Discover the First Modern Kitchen–the Frankfurt Kitchen–Pioneered by the Architect Margarete Schütte-Lihotzky (1926)

Near­ly 100 years after it was intro­duced, archi­tect Mar­garete (Grete) Schütte-Lihotzky’s famous Frank­furt Kitchen con­tin­ues to exert enor­mous influ­ence on kitchen design.

Schütte-Lihotzky ana­lyzed designs for kitchens in train din­ing cars and made detailed time-motion stud­ies of house­wives’ din­ner prepa­ra­tions in her quest to come up with some­thing that would be space sav­ing, effi­cient, inex­pen­sive­ly pre-fab­ri­cat­ed, and eas­i­ly installed in the new hous­ing spring­ing up in post-WWI Ger­many.

Schütte-Lihotzky hoped that her design would have a lib­er­at­ing effect, by reduc­ing the time women spent in the kitchen. Noth­ing is left to chance in these 1.9 by 3.44 meters, with the main empha­sis placed on the well-trav­eled “gold­en tri­an­gle” between work­top, stove, and sink.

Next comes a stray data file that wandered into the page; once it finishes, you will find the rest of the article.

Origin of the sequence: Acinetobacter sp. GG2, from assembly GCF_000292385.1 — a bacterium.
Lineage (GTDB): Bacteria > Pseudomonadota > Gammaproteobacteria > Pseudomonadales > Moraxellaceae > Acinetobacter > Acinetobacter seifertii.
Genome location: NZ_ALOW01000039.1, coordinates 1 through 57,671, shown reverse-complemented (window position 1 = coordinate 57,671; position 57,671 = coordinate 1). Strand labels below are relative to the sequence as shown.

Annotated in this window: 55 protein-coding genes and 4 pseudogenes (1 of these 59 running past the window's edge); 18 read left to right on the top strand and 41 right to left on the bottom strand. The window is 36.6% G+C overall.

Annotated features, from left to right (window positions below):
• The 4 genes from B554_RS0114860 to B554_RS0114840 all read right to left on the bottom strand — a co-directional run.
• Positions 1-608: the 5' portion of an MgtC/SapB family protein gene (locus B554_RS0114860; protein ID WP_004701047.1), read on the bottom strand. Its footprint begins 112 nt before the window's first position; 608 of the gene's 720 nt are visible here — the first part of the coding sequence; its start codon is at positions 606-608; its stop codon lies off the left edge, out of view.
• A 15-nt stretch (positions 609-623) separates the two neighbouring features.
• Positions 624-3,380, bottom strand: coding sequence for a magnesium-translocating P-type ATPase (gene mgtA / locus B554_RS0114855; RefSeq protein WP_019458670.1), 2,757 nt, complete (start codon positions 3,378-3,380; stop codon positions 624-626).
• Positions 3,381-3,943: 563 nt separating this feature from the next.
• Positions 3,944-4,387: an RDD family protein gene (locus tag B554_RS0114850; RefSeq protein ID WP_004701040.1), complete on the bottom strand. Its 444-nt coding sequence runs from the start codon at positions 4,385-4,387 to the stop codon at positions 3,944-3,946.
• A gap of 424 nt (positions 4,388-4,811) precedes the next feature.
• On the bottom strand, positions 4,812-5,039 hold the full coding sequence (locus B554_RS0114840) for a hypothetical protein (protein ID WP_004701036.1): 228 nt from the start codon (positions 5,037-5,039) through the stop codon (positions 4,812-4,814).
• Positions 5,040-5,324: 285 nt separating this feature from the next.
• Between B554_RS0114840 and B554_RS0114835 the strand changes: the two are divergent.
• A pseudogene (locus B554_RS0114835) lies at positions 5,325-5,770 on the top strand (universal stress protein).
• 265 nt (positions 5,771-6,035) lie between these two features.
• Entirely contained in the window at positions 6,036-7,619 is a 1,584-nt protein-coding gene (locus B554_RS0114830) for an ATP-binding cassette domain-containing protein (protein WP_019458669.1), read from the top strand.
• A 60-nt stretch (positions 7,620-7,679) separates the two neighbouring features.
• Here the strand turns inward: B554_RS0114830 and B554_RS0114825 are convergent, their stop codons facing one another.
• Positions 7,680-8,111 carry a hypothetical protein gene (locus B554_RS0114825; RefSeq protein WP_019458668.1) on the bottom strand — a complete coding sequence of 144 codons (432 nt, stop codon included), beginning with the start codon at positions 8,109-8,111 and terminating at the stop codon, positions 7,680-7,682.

The design’s sci­en­tif­ic man­age­ment hon­ored ergonom­ics and effi­cien­cy, ini­ti­at­ing a sort of house­hold dance, but as film­mak­er Mari­beth Rom­s­lo, who direct­ed eight dancers on a painstak­ing fac­sim­i­le of a Frank­furt Kitchen, below, observes:

…as with any progress, there is fric­tion and pres­sure. As women gain more rights (then and now), are they real­ly just adding more to their to-do list of respon­si­bil­i­ties? Adding to the num­ber of plates they need to spin? They haven’t been excused from domes­tic duties in order to pur­sue careers or employ­ment, the new respon­si­bil­i­ties are addi­tive.

 

(Note: enter your infor­ma­tion to view the film.)

Chore­o­g­ra­ph­er Zoé Hen­rot, who also appears in the film, empha­sizes the Frank­furt Kitchen’s design effi­cien­cies and many of its famous fea­tures — the draw­ers for flour and oth­er bulk goods, the adjustable stool, the cut­ting board with a recep­ta­cle for par­ings and peels.

At the same time, she man­ages to tele­graph some pos­si­ble Catch-22s.

Its diminu­tive size dic­tates that this work­place will be a soli­tary one — no helpers, guests, or small chil­dren.

The built-in expec­ta­tions regard­ing uni­for­mi­ty of use leaves lit­tle room for culi­nary exper­i­men­ta­tion or a loosey goosey approach.